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27 Oct 2015

What's ARC? Email

DMARC is an anti-phishing technique that AOL and Yahoo repurposed last year to help them deal with the consequences of spam to (and apparently from) addresses in stolen address books. Since DMARC cannot tell mail sent through complex paths like mailing lists from phishes, this had the unfortunate side effect of screwing up nearly every discussion list on the planet.

Last week the DMARC group published a proposal called ARC, for Authenticated Received Chain, that is intended to mitigate the damage. What is it, and how likely is it to work?

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posted at: 23:43 :: permanent link to this entry :: 1 comments
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15 Jun 2015

The cycle of e-mail security Email

Stepping back from the DMARC arguments, it occurs to me that there is a predictable cycle with every new e-mail security technology.

1. Invention and enthusiasm

Someone invents a new way to make e-mail more secure, call it SPF or DKIM or DMARC or (this month's mini-fiasco) PGP in DANE. Each scheme has a model of the way that mail works. For some subset of e-mail, the model works great, for other mail it works less great.

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posted at: 23:22 :: permanent link to this entry :: 0 comments
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11 May 2015

The theory of e-mail reputation Email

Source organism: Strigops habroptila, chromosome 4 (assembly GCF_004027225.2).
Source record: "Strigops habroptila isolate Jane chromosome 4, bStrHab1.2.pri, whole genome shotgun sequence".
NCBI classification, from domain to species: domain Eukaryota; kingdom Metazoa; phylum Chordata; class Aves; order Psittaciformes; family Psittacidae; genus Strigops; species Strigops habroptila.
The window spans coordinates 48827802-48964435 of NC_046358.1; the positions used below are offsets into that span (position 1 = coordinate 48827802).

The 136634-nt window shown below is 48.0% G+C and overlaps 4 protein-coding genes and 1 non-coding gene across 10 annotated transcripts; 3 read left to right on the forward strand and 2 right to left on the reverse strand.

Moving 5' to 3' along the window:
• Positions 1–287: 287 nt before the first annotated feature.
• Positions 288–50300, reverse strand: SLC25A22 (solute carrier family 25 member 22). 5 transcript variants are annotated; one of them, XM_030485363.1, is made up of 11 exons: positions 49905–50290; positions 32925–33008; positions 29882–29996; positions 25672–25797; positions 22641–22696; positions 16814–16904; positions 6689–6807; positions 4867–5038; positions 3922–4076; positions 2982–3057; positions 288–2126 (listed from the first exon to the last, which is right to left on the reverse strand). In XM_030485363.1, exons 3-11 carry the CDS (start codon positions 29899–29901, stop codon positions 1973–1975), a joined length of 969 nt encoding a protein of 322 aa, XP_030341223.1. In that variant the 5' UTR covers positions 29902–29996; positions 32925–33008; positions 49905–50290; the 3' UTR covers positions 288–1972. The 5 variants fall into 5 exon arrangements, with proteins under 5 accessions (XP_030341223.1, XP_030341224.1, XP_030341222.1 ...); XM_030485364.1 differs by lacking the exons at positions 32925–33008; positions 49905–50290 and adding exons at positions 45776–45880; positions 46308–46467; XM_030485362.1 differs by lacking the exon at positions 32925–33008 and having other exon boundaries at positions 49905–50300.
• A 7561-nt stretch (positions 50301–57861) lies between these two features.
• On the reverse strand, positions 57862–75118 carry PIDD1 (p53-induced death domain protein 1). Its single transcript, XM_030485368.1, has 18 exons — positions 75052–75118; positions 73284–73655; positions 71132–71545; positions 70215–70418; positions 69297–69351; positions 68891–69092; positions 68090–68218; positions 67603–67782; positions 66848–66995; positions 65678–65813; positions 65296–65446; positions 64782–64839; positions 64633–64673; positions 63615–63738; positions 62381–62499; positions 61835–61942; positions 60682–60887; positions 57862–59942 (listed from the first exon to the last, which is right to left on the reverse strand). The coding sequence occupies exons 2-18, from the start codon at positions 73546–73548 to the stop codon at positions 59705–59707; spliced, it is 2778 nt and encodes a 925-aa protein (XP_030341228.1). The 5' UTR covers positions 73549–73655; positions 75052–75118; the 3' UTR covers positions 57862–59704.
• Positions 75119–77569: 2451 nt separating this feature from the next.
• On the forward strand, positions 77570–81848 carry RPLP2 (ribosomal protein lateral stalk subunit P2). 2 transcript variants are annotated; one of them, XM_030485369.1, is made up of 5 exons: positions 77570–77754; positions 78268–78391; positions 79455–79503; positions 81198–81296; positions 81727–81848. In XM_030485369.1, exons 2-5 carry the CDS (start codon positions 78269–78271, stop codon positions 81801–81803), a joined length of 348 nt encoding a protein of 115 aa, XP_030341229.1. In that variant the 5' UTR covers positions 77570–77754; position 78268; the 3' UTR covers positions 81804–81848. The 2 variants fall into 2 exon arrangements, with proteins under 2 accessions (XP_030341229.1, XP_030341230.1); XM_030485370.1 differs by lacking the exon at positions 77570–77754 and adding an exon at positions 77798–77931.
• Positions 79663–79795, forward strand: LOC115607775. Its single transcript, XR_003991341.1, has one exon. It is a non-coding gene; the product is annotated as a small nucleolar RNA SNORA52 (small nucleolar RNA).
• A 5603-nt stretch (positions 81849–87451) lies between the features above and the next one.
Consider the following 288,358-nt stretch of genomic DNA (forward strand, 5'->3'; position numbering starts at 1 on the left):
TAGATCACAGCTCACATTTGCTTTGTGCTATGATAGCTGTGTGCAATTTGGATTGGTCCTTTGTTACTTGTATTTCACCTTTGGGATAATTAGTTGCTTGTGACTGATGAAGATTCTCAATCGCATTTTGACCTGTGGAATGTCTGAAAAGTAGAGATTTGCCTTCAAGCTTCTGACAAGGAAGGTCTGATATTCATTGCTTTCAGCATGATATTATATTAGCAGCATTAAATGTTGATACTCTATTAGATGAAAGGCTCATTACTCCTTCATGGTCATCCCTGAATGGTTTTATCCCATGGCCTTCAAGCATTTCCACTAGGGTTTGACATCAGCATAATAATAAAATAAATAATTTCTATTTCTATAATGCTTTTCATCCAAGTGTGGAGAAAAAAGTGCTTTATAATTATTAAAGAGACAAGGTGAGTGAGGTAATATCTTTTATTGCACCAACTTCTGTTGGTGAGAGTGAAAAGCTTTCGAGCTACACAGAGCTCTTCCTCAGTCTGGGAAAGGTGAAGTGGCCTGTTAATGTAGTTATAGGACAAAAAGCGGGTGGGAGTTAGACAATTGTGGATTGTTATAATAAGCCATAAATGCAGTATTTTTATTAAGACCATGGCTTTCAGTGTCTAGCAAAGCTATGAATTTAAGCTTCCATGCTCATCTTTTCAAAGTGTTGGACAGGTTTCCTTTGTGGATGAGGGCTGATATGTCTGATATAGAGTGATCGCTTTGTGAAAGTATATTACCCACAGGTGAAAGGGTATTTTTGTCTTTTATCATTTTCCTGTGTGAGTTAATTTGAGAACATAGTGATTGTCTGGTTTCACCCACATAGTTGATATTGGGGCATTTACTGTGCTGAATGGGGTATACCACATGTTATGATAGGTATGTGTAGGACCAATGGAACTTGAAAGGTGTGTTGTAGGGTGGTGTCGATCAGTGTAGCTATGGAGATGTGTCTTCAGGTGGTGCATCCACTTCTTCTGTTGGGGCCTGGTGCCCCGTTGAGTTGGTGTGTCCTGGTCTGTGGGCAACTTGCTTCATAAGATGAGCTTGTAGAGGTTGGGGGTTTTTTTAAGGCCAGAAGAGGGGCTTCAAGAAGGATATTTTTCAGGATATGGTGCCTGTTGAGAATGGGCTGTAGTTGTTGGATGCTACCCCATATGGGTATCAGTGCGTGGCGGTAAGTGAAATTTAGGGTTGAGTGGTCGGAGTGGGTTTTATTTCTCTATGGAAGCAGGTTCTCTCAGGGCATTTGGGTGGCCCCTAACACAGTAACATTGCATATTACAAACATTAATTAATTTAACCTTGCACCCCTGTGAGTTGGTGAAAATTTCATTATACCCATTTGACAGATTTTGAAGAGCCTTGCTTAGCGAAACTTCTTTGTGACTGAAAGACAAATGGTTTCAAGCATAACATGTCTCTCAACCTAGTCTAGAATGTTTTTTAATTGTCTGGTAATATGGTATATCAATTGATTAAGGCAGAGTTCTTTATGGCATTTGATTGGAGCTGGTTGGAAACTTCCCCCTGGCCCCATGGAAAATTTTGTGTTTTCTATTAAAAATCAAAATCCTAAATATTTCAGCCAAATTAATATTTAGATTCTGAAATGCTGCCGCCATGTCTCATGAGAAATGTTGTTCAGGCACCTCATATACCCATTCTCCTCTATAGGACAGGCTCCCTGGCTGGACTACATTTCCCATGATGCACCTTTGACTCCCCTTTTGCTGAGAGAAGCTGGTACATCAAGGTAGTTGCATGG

The IETF is once again wrestling with e-mail authentication and reputation, this time in the context of
DMARC, particularly the long running issue of DMARC vs. mailing lists. We have a bunch of proposals with various techniques of signing messages, asking various parties who is authorized to send what. Some of them seem workable, but a lot aren't. I have found that a few basic rules that apply to any reputation scheme make it a lot easier to evaluate whether a proposal can work.

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posted at: 00:06 :: permanent link to this entry :: 0 comments
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13 Jan 2015

When DNSBLs go bad Email
I have often remarked that any fool can run a DNSBL and many fools do so. Since approximately nobody uses the incompetently run BLs, they don't matter. Unfortunately, using a DNSBL requires equally little expertise, which becomes a problem when an operator wants to shut down a list.

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posted at: 23:47 :: permanent link to this entry :: 0 comments
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30 Dec 2014

Dave Crocker and I try and figure out if we've solved the spam problem yet. Email

Dave Crocker, author of many of the standards documents that e-mail depends on, and I were at the M3AAWG meeting in Brussels in June when they asked us to step into an impromptu video studio and talk about how e-mail has changed over the past several decades, and whether we're winning the war on spam.

If you want to skip the muzak in the intro, we start talking at :48.

posted at: 21:33 :: permanent link to this entry :: 0 comments
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Other blogs

CRTC fines another big company that should have known better
5 days ago

A keen grasp of the obvious
Caption contest
154 days ago

Related sites

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